Photo by Shreyans Bhansali
Asia-Pacific / Healthcare

Tobacco and the Environment in China

Fifty years ago, the United States Surgeon General, Luther Terry, linked tobacco use to adverse health effects for the first time. To commemorate the anniversary, researchers at Yale published a study in January arguing that subsequent anti-smoking regulations and campaigns have saved eight million lives in the United States alone.

Indeed, tobacco use is still a large public-health issue in the U.S., but the number of smokers has been declining steadily. Since 1965, the percentage of adult smokers in the U.S. has declined by more than half, to 18.1 percent, according to the Centers For Disease Control and Prevention. In many ways, however, the rest of the world is trending in the other direction. According to a 2010 World Health Organization (WHO) report, 80 percent of tobacco smokers live in developing countries.

China, in particular, has a massive tobacco culture; it is the largest consumer of tobacco in the world, with over 300 million smokers. While tobacco use is slowly declining, China lags behind the U.S. and other countries in knowledge about the effects of tobacco. According to the WHO, less than half of Chinese smokers recognize a link between tobacco use and lung cancer or other serious diseases. As a result, few people intend to quit: 15.8 percent of Chinese smokers have tried quitting, compared with 45.3 percent of American smokers, according to the WHO.

Over the past year, the Chinese government has made concerted efforts to regulate smoking more heavily. Plans were announced last month to prohibit smoking in public, indoor areas by the end of this year. A separate plan, also announced last month, intends to end smoking inside public schools.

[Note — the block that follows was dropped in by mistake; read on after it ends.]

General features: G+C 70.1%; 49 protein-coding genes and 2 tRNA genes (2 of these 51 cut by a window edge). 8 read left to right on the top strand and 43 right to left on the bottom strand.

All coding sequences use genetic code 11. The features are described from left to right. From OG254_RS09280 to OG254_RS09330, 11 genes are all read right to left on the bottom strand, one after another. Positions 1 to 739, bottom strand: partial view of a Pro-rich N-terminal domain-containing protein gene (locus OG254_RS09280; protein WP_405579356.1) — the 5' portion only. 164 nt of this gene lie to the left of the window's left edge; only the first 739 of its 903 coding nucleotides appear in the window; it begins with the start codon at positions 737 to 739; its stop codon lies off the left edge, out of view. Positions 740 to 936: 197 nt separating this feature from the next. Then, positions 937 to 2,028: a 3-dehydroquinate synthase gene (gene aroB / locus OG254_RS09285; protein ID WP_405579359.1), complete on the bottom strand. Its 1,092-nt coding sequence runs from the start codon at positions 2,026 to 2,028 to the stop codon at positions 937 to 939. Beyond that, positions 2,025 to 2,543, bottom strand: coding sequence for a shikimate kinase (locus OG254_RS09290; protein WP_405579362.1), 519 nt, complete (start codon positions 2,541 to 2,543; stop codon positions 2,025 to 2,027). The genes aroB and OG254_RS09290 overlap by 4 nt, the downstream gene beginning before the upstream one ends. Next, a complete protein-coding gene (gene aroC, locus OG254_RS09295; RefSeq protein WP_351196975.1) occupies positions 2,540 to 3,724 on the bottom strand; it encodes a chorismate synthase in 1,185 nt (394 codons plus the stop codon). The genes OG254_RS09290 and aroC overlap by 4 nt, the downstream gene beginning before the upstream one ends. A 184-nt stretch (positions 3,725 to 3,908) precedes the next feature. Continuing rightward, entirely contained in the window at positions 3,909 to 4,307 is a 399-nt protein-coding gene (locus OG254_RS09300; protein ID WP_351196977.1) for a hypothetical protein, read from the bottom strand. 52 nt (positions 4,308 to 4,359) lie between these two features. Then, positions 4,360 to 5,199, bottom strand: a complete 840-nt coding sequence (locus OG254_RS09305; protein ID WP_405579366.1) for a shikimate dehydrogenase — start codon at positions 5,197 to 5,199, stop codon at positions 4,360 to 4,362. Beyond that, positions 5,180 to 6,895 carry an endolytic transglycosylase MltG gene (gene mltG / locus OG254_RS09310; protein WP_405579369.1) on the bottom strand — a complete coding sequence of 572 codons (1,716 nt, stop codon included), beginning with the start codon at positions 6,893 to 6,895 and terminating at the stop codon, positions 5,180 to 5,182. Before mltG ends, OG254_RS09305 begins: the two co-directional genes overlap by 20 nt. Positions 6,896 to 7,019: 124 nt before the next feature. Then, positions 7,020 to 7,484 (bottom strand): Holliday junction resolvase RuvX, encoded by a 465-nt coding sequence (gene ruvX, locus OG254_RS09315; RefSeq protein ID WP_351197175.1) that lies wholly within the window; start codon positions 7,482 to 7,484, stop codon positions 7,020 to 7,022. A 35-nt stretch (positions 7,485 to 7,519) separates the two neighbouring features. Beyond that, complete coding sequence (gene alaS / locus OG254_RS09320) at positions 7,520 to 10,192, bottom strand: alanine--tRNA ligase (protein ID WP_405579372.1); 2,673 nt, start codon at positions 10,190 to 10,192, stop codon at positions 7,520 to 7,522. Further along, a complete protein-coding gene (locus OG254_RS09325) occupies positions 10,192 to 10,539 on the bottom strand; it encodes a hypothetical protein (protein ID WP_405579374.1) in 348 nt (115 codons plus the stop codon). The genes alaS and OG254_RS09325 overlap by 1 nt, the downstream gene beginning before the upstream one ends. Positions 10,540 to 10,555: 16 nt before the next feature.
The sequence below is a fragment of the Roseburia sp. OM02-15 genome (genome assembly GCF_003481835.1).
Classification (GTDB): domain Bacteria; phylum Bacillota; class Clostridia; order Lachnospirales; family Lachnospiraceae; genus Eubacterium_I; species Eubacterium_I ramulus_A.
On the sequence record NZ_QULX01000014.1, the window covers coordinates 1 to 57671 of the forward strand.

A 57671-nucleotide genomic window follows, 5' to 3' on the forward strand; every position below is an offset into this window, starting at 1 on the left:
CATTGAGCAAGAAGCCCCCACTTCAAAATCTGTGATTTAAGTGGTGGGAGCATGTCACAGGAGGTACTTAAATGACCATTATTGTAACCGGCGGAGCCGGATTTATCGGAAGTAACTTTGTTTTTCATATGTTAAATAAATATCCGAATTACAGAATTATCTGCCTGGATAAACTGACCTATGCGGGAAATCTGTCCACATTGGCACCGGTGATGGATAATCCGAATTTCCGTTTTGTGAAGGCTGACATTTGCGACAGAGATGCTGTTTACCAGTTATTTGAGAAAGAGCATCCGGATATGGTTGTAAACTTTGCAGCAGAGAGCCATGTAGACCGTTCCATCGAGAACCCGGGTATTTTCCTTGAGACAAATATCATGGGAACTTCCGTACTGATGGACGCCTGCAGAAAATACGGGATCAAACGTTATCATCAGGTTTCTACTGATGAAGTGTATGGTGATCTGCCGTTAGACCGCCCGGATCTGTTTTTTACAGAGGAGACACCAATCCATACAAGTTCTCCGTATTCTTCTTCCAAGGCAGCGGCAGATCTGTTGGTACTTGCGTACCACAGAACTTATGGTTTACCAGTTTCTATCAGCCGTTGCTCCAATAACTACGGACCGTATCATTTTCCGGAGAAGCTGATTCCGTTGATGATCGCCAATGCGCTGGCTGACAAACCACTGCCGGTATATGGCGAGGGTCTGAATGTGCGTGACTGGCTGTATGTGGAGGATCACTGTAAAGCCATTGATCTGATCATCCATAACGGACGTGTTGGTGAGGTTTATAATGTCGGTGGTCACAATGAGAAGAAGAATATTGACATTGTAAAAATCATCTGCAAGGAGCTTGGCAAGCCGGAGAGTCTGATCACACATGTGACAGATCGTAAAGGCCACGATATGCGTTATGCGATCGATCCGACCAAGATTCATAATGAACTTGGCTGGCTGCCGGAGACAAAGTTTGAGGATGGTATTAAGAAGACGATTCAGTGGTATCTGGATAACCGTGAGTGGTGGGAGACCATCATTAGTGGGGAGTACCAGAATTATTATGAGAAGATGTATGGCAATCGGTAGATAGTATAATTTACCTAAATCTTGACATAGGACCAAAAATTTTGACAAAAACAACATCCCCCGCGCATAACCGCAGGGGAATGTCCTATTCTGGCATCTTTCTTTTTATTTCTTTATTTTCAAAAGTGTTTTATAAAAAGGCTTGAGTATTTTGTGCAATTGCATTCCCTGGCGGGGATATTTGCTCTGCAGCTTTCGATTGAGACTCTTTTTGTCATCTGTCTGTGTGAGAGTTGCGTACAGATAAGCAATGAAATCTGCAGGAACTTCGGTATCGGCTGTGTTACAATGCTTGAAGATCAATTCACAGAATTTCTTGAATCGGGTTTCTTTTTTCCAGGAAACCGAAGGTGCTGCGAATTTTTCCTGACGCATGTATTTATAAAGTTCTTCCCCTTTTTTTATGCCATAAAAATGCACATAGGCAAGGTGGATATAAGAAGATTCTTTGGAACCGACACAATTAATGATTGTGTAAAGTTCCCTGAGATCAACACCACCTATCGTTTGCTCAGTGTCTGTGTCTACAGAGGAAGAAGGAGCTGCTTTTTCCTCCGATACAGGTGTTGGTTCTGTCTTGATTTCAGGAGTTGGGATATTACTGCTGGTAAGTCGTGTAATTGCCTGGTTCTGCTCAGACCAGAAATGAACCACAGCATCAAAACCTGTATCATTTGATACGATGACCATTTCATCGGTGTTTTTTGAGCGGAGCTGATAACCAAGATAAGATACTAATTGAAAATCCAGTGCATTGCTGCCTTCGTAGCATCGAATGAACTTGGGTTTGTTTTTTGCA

Meanwhile, as China attempts to increase its regulation of tobacco use, it also wants to lessen its environmental impact. While China’s economic prowess has grown, its environmental record has deteriorated in equal measure. The country’s pollution problems have long been well chronicled. Smog and air pollution became a key issue during the 2008 Olympics, as athletes worried about their ability to perform in the polluted air, and the government invested millions of dollars in controversial cloud-seeding technology.

After he was elected as China’s new president in 2012, Xi Jinping made waves by declaring environmental protection a priority. “We should be fully aware of the urgency and difficulty of protecting the environment and reducing pollution as well as the significance and necessity of improving the environment,” he said at the time.

Can China enact reforms that will lessen its environmental impact and improve the health of its citizens? While air pollution caused by vehicle emissions and the construction of massive infrastructure projects is the most visible from a distance, the country is struggling with other environmental problems, too – climate change issues that will ultimately have a far greater effect on the world than air pollution.